I’m indecently excited at the notion that Harrison Ford has finally stopped clinging on to his leading man career and belatedly embraced just being ‘…And Harrison Ford’.
Ford was 35 when recurring roles in the Lucas-Coppola-complex finally culminated in his star-making supporting turn as Han Solo in Star Wars. He threw himself into leading man roles with gusto honing that roguish quality for comedy, romance and action in Force 10 from Navarone, Hanover Street, and The Frisco Kid, before The Empire Strikes Back codified his blockbuster persona. Its immediate successors, Raiders of the Lost Ark and Blade Runner, showcased both his strengths and his versatility respectively. From that point on Ford balanced his Spielberg and Lucas blockbusters with more intimate films like Witness, Frantic and The Mosquito Coast, and even branched into outright comedy with Working Girl. The 1990s are when everything starts to wobble. He started well with a massive hit despite a terrible haircut in Presumed Innocent but followed it up with Regarding Henry, which, in retrospect, may be the tipping point.
Nobody wanted to see Ford in a quiet drama… He responded by belatedly taking on the role of Jack Ryan in Patriot Games and Clear and Present Danger, but neither of those films is well beloved either. Indeed The Fugitive was his last unqualified mega-hit blockbuster. At 52 in Clear and Present Danger Ford was getting a bit old for the all-action shtick, which he last successfully purveyed without in-camera apology in 1997’s Air Force One. Branching out into comedy with Sabrina and Six Days Seven Nights proved disastrous, the controversial turkey The Devil’s Own didn’t help matters, and by 2000 he was clearly struggling. His terrifically ambiguous turn in Zemeckis’ Hitchcock homage What Lies Beneath was meant to resurrect his leading man cachet after the unseen disaster of Random Hearts. Instead it led only to the unseen K-19: The Widowmaker, and the unwatchable Hollywood Homicide and Firewall. These all got cinema releases, but they weren’t must-sees…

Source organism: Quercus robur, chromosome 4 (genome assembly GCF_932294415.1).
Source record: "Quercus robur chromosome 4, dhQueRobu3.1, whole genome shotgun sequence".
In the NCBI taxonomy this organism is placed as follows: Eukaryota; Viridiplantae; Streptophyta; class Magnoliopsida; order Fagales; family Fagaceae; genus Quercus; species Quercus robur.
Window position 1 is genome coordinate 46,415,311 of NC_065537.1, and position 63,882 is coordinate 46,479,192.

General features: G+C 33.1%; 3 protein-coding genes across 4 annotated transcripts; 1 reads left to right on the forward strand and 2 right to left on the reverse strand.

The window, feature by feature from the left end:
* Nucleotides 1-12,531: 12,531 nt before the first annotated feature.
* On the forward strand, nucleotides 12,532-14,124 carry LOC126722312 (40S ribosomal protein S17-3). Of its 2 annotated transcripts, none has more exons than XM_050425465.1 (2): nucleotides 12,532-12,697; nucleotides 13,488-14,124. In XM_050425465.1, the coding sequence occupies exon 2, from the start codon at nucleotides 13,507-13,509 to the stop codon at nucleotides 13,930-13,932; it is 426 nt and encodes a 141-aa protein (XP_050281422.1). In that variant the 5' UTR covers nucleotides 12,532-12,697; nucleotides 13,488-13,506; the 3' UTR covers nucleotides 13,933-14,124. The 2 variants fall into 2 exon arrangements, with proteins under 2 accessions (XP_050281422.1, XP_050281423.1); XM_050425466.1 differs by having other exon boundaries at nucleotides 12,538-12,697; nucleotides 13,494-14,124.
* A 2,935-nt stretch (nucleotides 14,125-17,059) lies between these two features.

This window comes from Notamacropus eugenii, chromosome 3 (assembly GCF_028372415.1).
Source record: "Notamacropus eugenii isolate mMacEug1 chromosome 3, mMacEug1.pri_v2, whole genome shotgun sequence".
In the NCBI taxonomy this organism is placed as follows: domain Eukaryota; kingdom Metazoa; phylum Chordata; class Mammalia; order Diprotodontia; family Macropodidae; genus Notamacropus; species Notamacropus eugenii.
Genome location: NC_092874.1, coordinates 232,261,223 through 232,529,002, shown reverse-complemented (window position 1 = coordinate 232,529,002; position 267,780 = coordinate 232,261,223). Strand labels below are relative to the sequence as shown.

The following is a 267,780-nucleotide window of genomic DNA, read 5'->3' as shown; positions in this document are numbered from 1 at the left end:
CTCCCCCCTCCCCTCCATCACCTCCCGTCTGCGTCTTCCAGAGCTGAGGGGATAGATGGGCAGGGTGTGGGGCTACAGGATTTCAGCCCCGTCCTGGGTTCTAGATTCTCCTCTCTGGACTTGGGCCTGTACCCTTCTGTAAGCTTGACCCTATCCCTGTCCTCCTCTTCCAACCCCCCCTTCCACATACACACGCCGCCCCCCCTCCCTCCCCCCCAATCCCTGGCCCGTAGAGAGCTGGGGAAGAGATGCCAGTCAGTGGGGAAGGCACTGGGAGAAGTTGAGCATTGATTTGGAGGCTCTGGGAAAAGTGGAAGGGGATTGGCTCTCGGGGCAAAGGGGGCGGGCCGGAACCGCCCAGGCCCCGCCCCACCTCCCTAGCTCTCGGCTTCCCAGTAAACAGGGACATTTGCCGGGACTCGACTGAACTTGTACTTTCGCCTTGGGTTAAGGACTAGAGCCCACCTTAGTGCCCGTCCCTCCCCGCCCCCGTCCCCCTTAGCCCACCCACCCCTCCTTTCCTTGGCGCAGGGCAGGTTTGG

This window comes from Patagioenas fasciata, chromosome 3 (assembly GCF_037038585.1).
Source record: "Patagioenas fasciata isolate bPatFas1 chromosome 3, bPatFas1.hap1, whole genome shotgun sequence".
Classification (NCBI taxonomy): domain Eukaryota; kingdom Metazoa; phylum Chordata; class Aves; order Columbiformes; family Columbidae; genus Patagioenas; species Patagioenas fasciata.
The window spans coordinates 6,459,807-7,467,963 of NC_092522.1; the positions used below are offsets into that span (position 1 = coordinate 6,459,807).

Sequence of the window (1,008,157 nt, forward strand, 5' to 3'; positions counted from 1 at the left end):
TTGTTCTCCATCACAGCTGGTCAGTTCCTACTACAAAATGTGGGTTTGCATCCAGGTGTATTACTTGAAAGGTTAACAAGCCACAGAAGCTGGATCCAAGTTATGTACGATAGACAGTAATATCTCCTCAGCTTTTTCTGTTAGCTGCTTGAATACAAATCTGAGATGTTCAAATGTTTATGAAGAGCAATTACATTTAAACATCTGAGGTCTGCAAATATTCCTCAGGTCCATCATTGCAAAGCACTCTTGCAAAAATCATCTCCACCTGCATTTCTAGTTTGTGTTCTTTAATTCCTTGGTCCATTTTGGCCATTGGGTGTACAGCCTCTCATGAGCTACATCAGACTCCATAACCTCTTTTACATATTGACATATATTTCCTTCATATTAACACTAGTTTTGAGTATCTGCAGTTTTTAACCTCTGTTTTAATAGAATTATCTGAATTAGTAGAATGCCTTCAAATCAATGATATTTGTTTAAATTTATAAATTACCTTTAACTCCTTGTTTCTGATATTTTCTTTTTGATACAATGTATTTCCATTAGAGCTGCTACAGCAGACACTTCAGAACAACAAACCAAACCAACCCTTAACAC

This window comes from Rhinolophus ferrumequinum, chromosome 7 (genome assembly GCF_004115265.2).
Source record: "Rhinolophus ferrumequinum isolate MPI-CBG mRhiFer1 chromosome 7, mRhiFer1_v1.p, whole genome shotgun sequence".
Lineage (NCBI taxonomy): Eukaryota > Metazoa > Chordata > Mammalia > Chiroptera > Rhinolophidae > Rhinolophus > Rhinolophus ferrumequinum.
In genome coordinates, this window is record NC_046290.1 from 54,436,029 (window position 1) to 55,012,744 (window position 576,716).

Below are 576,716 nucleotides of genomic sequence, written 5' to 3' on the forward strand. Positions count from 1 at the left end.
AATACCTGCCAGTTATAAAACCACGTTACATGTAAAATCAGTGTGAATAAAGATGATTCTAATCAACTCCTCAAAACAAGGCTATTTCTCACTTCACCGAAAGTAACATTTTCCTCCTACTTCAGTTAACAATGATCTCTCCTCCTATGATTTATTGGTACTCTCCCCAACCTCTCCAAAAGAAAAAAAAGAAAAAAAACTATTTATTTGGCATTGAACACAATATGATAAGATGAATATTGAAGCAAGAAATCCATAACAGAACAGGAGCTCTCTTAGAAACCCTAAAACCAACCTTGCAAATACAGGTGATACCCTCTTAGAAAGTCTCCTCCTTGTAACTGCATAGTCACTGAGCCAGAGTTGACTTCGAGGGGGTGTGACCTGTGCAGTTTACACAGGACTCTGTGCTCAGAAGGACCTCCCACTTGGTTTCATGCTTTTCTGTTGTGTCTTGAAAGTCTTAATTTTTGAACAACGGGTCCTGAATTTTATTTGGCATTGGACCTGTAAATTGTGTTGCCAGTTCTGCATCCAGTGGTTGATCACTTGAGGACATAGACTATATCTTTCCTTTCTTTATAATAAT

The gambit of a 4th Indiana Jones movie seemed liked desperation, and it was. Ford was still good in the role but its welcome success wasn’t enough to get his leading roles in either immigration drama Crossing Borders or medical drama Extraordinary Measures into Irish cinemas. Nearly three years after Indy 4 he finally made into Irish cinemas again with Morning Glory, a reasonably popular film, but one in which he appears in an ‘…And Harrison Ford’ capacity, in a part that functions as a satirical commentary on his long refusal to acknowledge his star had dimmed. I didn’t know Ford was even in Cowboys and Aliens until I saw the trailer before Transformers 3, but it’s great news. It means he’s accepted that he can’t be the lead in blockbusters anymore, but that instead of sulking about it he’s shrugged his shoulders in the best Indy ‘I’m making this up as I go along’ fashion and realised that he still belongs in blockbusters.
He may have to accept Daniel Craig as the lead, but an awful lot of fun can be had as the wise mentor to the action-hero whippersnapper in blockbusters. Ford has finally relented and become the Henry Jones who sits in the side-car, not the one who rides the motorbike, and that’s something to cheer.